Here is another page for you. If you love dogs or poetry or both – take a look at this lovely collection of doggie haiku from the past.
Just uploaded on World Haiku Archives –
I have been catching up with my self imposed task of retrieving the lost issues of the World Haiku Review and I just uploaded a few more posts today.
Looking over the over 120 posts already uploaded I realized it has one of the very best collection of lessons to learn haiku. So I am listing them here – everything you wanted to learn (and still more to come in the future.) If you are interested in learning haiku or improving your skills you could not do better than read these pages.
Most of these lessons are from the Hibiscus School, the World Haiku Club’s teaching center, with Instructor Ferris Gilli.
“Lack of focus is a frequent problem for beginning haiku writers, and it’s only natural that it would be. It is very frustrating trying to pack all the wonderful parts of a haiku moment into a tiny, three-line poem……”
An important lesson on what goes into a haiku and what you need to leave out.
“Traditionally, a haiku is in two parts (components), combining two or more different topics, and most often presenting a pair of images that contrast or that are apparently unrelated. Working together, the two parts evoke mood and emotion. Ideally, there should be a caesura between them—a clear pause that is dictated by the sense of natural speech and sometimes indicated with punctuation. It is the juxtaposition between these two parts or components that creates an effect beyond the initial impact…….”
The three short lines of haiku are divided in two parts, and its only by working with these two parts that you can create a good haiku.
Guest Speaker Mark Brooks, discusses the reasons for the use of allusion and other cultural references, with plenty of examples.
Susumu Takiguchi, head of the WHC, explains the guidelines and rules of haiku composition.
Guest speaker, Peggy Willis Lyles, invites students of the Hibiscus Petals school to comment on a haiku by Ferris Gilli.
Haiku Instructor Ferris Gilli gives a delightful nature exercise to create haiku.
This is the first step –
“Go out and sit on a log, stump, bench, swing, old tire, tree limb, big rock, or on the ground — whatever feels right to you. Then, doodle in a notebook what you experience. Use all your senses, if you can. Be quiet and alert. See. Hear. Feel. Smell. Taste. Touch…..”
“One thing that helps us in our efforts to write simple, focused, uncluttered haiku is trust in our readers’ intelligence and their accumulated knowledge. We can expect them to know that a body of water on a bright day reflects sunlight, drifting clouds, and other things; that lemons are normally yellow, healthy lawns are green, winter wind is cold, that even winter sunlight can sometimes be warm, dogs bark, cats purr, and so on….”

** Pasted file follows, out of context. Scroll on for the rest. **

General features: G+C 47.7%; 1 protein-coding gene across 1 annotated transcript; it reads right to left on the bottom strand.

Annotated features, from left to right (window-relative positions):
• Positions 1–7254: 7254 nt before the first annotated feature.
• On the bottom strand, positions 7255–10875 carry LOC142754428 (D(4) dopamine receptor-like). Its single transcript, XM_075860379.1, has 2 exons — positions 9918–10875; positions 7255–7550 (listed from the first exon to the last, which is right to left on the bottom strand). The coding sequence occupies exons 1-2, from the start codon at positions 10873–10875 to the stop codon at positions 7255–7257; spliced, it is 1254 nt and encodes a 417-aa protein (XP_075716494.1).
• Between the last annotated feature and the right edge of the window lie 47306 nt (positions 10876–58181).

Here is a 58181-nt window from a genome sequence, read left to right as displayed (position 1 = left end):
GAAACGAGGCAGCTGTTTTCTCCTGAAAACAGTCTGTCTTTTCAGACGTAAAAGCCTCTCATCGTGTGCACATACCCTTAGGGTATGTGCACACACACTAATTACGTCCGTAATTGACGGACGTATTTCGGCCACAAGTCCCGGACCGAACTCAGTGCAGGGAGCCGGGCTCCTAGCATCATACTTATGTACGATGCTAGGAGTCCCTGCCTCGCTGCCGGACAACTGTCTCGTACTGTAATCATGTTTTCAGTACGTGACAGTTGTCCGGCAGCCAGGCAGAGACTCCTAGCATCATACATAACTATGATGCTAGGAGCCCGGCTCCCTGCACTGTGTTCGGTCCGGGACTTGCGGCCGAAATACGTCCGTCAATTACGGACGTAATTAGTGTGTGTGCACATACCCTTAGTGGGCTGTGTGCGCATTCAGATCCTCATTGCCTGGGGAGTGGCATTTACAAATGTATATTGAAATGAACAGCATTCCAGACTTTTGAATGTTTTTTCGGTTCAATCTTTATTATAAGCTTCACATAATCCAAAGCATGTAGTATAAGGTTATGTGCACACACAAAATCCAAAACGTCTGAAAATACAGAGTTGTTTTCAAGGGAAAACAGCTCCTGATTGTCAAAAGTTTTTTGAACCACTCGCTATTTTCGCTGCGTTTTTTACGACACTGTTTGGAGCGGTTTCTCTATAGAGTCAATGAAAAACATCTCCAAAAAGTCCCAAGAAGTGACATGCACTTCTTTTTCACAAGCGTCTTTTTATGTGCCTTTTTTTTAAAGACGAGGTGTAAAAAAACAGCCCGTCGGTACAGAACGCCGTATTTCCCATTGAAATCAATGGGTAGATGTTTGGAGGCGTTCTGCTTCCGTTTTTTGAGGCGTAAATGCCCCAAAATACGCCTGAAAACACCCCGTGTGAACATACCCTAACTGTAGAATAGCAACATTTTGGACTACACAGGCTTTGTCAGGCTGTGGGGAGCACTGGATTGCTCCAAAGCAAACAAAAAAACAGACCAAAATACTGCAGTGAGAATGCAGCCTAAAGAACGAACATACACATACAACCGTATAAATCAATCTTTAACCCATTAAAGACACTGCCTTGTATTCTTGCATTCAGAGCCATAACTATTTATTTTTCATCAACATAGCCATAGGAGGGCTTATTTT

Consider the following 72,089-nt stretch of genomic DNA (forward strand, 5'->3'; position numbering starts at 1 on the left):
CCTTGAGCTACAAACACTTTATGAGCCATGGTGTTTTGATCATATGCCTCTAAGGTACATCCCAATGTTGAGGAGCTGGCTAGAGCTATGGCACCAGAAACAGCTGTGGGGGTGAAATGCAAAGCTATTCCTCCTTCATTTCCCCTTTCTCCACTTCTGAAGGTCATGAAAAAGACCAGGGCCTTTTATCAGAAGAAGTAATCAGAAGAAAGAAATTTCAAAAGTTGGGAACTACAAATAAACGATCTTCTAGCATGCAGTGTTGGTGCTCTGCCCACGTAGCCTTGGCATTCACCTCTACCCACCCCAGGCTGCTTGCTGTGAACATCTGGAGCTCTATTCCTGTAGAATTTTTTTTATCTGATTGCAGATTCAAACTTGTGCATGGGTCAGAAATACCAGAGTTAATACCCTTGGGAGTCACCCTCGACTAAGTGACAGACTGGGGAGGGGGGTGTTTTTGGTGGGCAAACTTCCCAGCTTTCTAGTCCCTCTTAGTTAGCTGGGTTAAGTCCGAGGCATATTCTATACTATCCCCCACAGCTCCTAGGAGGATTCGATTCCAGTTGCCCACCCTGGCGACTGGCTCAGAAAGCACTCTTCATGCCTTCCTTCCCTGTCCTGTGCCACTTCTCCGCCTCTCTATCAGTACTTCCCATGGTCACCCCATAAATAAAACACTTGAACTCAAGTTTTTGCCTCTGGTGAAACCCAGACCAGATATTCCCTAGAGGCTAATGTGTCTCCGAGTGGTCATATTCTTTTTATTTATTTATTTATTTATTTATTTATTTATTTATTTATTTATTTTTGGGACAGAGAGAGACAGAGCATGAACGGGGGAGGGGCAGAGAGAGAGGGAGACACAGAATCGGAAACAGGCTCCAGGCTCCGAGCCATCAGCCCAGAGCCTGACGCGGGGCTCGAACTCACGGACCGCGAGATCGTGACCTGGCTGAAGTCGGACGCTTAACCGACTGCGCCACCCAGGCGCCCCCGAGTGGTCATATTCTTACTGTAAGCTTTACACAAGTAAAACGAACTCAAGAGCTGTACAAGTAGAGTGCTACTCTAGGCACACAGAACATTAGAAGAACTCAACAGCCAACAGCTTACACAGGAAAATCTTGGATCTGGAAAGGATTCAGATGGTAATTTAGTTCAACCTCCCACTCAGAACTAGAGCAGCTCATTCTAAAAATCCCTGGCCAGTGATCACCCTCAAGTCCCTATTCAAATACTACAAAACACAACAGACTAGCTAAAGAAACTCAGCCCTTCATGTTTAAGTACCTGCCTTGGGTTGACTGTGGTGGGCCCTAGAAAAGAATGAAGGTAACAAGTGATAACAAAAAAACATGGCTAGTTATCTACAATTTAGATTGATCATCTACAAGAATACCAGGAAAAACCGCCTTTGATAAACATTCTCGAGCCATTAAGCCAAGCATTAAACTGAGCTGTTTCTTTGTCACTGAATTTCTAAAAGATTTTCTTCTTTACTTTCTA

“The form is good, and the concrete imagery is excellent; but the haiku is not quite there yet. The thing that keeps it from resonating is an intangible element related to juxtaposition that is hard to describe and sometimes harder to employ in a haiku. Sometimes a haiku just hovers — it is either perfectly fine, or it’s on the cusp between great and just a bit off. I’ll try to explain. I hope you’ll bear with me while I repeat things you already know — I will eventually tie my comments together and get to the point….”
An important lesson, not about what you put in, but about what you leave out.
David G. Lanoue explains what we can learn from his “virtual guest lecturer “ Issa, Illustrating the techniques of haiku using his poems.
Writing is one of those professions where everything takes much longer. The writing, the publishing, just everything.
Those who are setting out to write their first book usually expect it to be done within a few months or a year at the most. After all how hard can it be? They start airily, telling all their friends, promising copies by the new year.
Five years later they have either given up and the book has receded into prehistory, or they are still struggling and moving forward inch by inch. I am, of course talking of fiction, where the learning curve is very steep, very long and sometimes desperate.
To learn to write fiction well, like any other craft, takes ten years or more. Mastery of any kind takes ten years or more. And no, there are no short cuts.
Beginning writers won’t want to hear that. But I have read so many books, what else do I need? How hard can it get? Hard does not even begin to describe it.
In nonfiction, its comparatively simple work. Research. Write. You can tell more or less how long it will take and make promises to agents and publishers. Fiction has its own seasons and can stump you completely. Some days it flows like honey. Other days you think you are moving rocks.
After you have written a bit of fiction you will have some idea of how long it will take. Then the delay comes from elsewhere. You have some control over the writing deadlines, but, unless you are self-publishing, you have no control over the publishing schedules at all.
Everything takes a very long time, finding an agent, finding a publisher, submitting work and waiting for that momentous acceptance or rejection. Even when you find a publisher it will take at least a year, if you are lucky, before you hold the book in your hands.
Everything takes far longer than you expect – and that is the fact.
Long – yes, tough – yes, but, in the end extremely satisfying. Why else would we still be writing when all the odds are stacked in Himalayan peaks against us?
The link is here.
Every Day Fiction has an extensive and interesting collection of podcasts and of course, a new story every day. Do browse their archives.
Listen to it and if you like it, please click on the stars to rate it.